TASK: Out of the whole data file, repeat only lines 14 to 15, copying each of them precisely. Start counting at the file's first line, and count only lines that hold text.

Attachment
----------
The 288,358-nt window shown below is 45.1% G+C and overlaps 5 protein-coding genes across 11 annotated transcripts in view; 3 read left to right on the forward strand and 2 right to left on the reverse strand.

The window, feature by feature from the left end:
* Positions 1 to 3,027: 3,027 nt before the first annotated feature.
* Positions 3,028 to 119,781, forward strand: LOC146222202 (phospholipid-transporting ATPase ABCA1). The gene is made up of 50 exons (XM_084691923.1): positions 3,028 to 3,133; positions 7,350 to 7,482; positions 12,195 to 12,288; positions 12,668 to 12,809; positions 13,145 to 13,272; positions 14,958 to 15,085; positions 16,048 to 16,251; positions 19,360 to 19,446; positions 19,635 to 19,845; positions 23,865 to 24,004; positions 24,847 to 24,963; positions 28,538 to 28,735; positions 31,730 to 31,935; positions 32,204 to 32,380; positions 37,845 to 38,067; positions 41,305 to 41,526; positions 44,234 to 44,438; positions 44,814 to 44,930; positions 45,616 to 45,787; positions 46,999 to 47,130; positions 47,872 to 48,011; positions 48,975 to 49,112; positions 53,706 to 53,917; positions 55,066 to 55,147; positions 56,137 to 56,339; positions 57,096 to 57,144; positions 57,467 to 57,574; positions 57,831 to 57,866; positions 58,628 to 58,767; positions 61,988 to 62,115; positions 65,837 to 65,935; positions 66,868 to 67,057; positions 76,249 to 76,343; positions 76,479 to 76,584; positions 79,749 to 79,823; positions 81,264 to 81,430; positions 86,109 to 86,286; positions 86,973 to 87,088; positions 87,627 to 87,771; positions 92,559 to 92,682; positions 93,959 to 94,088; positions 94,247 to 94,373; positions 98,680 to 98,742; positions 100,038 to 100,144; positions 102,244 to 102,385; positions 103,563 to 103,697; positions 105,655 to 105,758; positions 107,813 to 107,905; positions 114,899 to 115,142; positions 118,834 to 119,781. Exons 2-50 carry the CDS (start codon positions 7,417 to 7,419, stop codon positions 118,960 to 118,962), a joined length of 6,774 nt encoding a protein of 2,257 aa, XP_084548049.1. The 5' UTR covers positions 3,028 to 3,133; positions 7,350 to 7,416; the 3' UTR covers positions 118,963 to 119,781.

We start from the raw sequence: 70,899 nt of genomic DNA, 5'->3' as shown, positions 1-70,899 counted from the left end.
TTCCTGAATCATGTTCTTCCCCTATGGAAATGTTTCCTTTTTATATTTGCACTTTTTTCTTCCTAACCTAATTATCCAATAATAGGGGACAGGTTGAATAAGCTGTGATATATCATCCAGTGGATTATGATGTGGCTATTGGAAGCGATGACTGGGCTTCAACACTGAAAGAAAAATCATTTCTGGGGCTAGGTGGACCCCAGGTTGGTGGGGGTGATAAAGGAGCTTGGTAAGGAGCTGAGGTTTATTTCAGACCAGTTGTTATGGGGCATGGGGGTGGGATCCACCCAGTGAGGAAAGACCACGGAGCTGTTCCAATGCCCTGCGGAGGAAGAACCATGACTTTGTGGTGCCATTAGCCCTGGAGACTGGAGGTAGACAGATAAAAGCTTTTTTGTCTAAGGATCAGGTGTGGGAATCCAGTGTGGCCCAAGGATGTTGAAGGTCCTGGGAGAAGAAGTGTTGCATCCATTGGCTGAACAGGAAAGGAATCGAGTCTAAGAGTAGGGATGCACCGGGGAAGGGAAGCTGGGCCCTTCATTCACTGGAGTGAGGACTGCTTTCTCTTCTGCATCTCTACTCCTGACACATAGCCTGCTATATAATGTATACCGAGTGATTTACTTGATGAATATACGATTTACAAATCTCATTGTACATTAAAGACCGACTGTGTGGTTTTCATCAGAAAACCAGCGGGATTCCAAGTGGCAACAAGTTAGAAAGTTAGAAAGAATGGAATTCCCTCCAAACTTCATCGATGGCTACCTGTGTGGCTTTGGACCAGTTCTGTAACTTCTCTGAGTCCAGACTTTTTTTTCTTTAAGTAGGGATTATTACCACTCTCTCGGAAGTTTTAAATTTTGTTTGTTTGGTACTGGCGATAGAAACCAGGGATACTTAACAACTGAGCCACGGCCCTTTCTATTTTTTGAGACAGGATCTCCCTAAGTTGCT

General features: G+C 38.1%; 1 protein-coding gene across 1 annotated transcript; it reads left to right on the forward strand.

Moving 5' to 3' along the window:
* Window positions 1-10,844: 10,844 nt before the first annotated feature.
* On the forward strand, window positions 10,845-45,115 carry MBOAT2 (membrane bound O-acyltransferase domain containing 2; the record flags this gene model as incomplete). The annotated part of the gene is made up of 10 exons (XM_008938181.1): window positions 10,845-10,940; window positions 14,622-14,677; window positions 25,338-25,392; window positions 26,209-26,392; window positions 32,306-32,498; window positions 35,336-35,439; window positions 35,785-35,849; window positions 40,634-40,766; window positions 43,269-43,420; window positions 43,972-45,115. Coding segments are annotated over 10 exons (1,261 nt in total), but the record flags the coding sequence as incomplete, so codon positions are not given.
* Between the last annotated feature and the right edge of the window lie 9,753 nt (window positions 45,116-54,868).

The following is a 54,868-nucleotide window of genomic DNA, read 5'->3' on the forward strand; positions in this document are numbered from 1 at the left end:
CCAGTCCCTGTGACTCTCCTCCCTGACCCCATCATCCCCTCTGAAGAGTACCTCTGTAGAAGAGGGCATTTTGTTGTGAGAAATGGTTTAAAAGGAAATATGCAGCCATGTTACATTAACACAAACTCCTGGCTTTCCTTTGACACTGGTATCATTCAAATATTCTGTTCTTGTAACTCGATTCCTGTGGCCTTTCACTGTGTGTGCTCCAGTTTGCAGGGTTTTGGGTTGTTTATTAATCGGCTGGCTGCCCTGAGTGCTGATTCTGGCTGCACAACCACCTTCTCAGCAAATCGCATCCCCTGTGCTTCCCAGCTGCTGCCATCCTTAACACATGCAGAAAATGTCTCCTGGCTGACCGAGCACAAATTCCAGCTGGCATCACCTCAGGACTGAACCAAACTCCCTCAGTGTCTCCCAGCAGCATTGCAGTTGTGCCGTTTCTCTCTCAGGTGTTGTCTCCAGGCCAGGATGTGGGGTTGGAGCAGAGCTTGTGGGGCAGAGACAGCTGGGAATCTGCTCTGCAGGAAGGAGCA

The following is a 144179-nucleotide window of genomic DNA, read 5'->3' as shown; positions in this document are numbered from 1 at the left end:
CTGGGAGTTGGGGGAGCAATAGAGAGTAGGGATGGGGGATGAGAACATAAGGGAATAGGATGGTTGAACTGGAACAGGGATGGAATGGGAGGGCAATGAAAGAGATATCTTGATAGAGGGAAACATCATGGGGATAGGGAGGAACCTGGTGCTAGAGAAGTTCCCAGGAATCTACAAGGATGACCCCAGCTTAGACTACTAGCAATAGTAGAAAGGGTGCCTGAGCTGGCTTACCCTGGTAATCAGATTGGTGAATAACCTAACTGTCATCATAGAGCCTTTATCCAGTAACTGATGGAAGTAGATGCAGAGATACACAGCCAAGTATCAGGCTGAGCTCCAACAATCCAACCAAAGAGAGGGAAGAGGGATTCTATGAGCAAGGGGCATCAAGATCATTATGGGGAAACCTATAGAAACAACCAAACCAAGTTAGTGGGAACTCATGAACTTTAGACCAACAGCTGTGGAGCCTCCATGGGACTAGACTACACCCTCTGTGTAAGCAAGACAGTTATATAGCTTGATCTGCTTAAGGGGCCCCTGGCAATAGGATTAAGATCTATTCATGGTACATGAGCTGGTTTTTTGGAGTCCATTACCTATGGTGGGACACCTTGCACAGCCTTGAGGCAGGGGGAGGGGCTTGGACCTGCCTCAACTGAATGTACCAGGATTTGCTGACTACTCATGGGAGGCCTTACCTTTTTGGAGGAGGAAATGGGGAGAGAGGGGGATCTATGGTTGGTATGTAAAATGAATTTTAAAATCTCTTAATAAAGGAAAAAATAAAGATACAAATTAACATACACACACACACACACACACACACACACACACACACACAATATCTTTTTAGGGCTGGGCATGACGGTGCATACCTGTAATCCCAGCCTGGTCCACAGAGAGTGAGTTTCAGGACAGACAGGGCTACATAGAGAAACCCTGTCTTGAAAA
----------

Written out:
The following is a 144179-nucleotide window of genomic DNA, read 5'->3' as shown; positions in this document are numbered from 1 at the left end:
CTGGGAGTTGGGGGAGCAATAGAGAGTAGGGATGGGGGATGAGAACATAAGGGAATAGGATGGTTGAACTGGAACAGGGATGGAATGGGAGGGCAATGAAAGAGATATCTTGATAGAGGGAAACATCATGGGGATAGGGAGGAACCTGGTGCTAGAGAAGTTCCCAGGAATCTACAAGGATGACCCCAGCTTAGACTACTAGCAATAGTAGAAAGGGTGCCTGAGCTGGCTTACCCTGGTAATCAGATTGGTGAATAACCTAACTGTCATCATAGAGCCTTTATCCAGTAACTGATGGAAGTAGATGCAGAGATACACAGCCAAGTATCAGGCTGAGCTCCAACAATCCAACCAAAGAGAGGGAAGAGGGATTCTATGAGCAAGGGGCATCAAGATCATTATGGGGAAACCTATAGAAACAACCAAACCAAGTTAGTGGGAACTCATGAACTTTAGACCAACAGCTGTGGAGCCTCCATGGGACTAGACTACACCCTCTGTGTAAGCAAGACAGTTATATAGCTTGATCTGCTTAAGGGGCCCCTGGCAATAGGATTAAGATCTATTCATGGTACATGAGCTGGTTTTTTGGAGTCCATTACCTATGGTGGGACACCTTGCACAGCCTTGAGGCAGGGGGAGGGGCTTGGACCTGCCTCAACTGAATGTACCAGGATTTGCTGACTACTCATGGGAGGCCTTACCTTTTTGGAGGAGGAAATGGGGAGAGAGGGGGATCTATGGTTGGTATGTAAAATGAATTTTAAAATCTCTTAATAAAGGAAAAAATAAAGATACAAATTAACATACACACACACACACACACACACACACACACACACACACAATATCTTTTTAGGGCTGGGCATGACGGTGCATACCTGTAATCCCAGCCTGGTCCACAGAGAGTGAGTTTCAGGACAGACAGGGCTACATAGAGAAACCCTGTCTTGAAAA